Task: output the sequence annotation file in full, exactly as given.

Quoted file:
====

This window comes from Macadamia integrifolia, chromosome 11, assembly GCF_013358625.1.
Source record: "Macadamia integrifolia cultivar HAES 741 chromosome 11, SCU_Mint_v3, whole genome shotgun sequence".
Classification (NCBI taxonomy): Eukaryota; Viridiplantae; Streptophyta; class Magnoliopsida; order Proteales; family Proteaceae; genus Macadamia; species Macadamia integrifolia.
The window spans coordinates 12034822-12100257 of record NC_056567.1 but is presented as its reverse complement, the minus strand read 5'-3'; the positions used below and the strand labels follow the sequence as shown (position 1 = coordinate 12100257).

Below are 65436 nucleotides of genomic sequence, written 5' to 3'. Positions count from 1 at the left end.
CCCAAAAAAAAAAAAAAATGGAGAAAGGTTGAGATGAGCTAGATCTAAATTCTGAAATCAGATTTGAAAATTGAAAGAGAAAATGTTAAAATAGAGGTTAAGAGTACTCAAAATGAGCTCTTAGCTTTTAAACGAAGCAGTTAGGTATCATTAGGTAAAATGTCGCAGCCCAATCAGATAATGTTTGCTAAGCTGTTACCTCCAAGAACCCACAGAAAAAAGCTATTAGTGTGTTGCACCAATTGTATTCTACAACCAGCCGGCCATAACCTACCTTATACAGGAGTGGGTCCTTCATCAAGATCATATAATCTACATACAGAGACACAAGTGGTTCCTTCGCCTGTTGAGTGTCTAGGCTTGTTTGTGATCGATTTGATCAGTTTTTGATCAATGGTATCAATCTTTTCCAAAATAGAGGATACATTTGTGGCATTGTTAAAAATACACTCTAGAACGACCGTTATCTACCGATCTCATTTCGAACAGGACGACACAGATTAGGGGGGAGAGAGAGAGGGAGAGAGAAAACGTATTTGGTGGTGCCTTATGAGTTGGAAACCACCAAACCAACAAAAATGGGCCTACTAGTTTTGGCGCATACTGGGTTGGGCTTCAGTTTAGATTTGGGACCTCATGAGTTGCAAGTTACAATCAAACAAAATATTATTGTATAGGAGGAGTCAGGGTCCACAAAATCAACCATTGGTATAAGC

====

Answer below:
This window comes from Macadamia integrifolia, chromosome 11, assembly GCF_013358625.1.
Source record: "Macadamia integrifolia cultivar HAES 741 chromosome 11, SCU_Mint_v3, whole genome shotgun sequence".
Classification (NCBI taxonomy): Eukaryota; Viridiplantae; Streptophyta; class Magnoliopsida; order Proteales; family Proteaceae; genus Macadamia; species Macadamia integrifolia.
The window spans coordinates 12034822-12100257 of record NC_056567.1 but is presented as its reverse complement, the minus strand read 5'-3'; the positions used below and the strand labels follow the sequence as shown (position 1 = coordinate 12100257).

Below are 65436 nucleotides of genomic sequence, written 5' to 3'. Positions count from 1 at the left end.
CCCAAAAAAAAAAAAAAATGGAGAAAGGTTGAGATGAGCTAGATCTAAATTCTGAAATCAGATTTGAAAATTGAAAGAGAAAATGTTAAAATAGAGGTTAAGAGTACTCAAAATGAGCTCTTAGCTTTTAAACGAAGCAGTTAGGTATCATTAGGTAAAATGTCGCAGCCCAATCAGATAATGTTTGCTAAGCTGTTACCTCCAAGAACCCACAGAAAAAAGCTATTAGTGTGTTGCACCAATTGTATTCTACAACCAGCCGGCCATAACCTACCTTATACAGGAGTGGGTCCTTCATCAAGATCATATAATCTACATACAGAGACACAAGTGGTTCCTTCGCCTGTTGAGTGTCTAGGCTTGTTTGTGATCGATTTGATCAGTTTTTGATCAATGGTATCAATCTTTTCCAAAATAGAGGATACATTTGTGGCATTGTTAAAAATACACTCTAGAACGACCGTTATCTACCGATCTCATTTCGAACAGGACGACACAGATTAGGGGGGAGAGAGAGAGGGAGAGAGAAAACGTATTTGGTGGTGCCTTATGAGTTGGAAACCACCAAACCAACAAAAATGGGCCTACTAGTTTTGGCGCATACTGGGTTGGGCTTCAGTTTAGATTTGGGACCTCATGAGTTGCAAGTTACAATCAAACAAAATATTATTGTATAGGAGGAGTCAGGGTCCACAAAATCAACCATTGGTATAAGC